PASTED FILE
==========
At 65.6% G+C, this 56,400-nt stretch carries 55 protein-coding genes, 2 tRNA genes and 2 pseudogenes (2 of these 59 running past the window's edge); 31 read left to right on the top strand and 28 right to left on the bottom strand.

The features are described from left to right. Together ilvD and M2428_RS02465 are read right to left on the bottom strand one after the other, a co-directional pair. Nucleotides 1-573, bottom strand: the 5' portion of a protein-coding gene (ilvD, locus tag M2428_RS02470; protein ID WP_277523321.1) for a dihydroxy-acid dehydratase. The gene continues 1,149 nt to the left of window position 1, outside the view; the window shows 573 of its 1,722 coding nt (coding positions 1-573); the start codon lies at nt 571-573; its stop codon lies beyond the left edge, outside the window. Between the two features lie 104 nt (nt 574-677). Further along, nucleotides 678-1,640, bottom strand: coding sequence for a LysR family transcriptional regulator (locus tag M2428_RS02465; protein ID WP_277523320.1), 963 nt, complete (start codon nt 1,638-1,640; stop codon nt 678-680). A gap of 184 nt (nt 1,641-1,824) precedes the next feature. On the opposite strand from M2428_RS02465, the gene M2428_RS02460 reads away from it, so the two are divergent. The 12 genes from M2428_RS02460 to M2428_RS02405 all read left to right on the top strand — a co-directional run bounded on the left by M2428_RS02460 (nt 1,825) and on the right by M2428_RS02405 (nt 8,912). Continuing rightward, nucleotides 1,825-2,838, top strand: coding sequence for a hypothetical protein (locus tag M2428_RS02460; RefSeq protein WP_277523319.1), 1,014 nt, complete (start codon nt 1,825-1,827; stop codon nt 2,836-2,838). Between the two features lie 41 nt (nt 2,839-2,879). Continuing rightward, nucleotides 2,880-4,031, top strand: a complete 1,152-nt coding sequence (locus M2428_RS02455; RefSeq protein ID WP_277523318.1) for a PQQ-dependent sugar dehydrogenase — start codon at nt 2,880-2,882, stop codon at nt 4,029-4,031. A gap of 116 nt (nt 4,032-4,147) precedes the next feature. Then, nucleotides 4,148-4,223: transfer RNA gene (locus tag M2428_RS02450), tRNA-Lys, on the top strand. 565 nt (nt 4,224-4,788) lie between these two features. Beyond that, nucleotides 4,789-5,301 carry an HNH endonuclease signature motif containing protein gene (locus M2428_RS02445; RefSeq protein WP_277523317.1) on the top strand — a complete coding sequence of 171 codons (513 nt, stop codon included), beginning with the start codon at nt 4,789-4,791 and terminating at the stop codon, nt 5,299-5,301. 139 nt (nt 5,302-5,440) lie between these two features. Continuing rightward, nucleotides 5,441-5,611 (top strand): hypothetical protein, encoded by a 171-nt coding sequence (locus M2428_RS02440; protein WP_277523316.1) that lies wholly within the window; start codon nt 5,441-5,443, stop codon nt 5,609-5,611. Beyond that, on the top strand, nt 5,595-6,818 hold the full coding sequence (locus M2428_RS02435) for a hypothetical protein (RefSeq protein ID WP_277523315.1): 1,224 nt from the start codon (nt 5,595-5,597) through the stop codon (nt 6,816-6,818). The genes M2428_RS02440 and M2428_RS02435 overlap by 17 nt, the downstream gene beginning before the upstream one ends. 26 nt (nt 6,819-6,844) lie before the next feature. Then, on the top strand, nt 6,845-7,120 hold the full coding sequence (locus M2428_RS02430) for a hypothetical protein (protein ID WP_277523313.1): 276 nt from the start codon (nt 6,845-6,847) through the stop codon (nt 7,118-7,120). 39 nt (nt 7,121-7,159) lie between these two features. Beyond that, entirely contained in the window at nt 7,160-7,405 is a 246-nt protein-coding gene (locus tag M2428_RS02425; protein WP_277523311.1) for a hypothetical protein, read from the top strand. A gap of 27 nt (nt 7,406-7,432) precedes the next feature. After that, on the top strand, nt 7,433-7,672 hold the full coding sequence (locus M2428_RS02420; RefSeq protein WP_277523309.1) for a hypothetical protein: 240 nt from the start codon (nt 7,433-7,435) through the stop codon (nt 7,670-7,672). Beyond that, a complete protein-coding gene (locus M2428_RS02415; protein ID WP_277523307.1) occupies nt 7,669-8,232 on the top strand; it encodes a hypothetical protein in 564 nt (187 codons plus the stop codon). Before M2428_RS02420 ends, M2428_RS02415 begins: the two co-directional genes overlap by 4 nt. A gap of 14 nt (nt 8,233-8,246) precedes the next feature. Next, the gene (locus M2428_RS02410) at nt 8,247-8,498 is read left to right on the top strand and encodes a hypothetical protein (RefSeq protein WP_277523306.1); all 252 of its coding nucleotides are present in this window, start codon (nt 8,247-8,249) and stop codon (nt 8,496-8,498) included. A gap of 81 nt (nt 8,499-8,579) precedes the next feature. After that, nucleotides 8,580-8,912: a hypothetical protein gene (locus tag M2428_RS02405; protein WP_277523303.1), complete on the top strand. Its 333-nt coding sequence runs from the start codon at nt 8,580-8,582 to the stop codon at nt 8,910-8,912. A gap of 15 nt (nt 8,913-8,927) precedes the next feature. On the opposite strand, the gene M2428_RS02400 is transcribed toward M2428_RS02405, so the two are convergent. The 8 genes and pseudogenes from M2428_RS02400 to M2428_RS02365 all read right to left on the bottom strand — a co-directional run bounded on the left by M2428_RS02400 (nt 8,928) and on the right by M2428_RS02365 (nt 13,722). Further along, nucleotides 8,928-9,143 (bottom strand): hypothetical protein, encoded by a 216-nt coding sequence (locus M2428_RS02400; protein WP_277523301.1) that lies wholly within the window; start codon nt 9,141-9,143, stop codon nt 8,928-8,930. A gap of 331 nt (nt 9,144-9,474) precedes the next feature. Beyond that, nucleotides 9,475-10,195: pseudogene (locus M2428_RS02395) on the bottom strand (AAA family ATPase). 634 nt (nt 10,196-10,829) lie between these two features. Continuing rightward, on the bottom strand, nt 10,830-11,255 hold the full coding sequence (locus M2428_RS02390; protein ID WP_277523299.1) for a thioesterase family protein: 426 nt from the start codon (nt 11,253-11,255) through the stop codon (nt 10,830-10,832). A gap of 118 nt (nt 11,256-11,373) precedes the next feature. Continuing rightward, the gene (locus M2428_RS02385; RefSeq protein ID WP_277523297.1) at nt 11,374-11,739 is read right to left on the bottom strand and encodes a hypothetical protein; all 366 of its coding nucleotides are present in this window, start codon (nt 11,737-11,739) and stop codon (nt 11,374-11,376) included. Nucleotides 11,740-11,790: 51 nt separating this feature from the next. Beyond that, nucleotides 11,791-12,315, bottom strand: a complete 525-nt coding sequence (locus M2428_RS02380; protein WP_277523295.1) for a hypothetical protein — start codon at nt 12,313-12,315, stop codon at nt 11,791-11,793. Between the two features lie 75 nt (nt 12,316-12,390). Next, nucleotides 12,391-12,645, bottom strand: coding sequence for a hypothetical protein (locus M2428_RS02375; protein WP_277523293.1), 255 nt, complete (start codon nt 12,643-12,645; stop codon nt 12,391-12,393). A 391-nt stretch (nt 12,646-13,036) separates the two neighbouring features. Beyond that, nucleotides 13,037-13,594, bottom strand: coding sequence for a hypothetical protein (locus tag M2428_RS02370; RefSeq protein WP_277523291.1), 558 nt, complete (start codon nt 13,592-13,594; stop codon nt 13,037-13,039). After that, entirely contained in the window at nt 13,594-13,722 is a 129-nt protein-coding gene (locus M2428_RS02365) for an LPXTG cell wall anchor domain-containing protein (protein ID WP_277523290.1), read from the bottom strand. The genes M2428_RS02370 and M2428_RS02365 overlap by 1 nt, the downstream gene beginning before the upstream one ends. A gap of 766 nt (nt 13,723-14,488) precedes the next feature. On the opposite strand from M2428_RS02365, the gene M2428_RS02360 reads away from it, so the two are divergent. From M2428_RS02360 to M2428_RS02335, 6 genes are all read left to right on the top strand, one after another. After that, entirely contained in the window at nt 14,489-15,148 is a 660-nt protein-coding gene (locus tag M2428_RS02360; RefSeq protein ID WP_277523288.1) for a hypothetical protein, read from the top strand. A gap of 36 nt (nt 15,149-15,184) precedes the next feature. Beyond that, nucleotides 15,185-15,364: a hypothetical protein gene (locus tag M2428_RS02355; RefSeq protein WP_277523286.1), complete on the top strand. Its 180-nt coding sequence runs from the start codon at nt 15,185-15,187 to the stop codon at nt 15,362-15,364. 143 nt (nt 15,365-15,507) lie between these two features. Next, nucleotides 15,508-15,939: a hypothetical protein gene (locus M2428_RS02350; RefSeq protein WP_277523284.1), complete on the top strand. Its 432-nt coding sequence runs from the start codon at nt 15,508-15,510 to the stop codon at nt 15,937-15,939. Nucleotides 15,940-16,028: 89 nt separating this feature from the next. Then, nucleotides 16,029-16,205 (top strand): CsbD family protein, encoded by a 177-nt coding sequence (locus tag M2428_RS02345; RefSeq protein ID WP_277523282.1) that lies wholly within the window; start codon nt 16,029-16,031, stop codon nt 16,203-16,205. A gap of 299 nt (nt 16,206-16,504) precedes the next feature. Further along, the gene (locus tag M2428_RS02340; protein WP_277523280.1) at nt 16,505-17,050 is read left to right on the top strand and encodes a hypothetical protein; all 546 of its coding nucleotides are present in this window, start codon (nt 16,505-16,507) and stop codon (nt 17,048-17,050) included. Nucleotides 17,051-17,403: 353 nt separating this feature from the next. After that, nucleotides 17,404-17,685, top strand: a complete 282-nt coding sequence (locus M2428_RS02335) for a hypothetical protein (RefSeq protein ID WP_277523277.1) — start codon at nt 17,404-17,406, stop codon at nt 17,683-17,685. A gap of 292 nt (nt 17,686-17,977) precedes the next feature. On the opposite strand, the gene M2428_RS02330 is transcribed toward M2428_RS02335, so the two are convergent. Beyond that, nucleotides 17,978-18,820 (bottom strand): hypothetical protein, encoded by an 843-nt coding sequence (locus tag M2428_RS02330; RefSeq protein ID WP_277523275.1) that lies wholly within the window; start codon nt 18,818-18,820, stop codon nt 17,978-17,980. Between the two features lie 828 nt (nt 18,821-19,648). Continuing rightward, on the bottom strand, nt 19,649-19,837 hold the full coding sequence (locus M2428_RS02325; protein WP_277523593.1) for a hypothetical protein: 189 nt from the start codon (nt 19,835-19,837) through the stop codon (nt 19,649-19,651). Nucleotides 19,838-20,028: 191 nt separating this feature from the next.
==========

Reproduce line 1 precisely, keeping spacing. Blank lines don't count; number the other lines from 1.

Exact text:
At 65.6% G+C, this 56,400-nt stretch carries 55 protein-coding genes, 2 tRNA genes and 2 pseudogenes (2 of these 59 running past the window's edge); 31 read left to right on the top strand and 28 right to left on the bottom strand.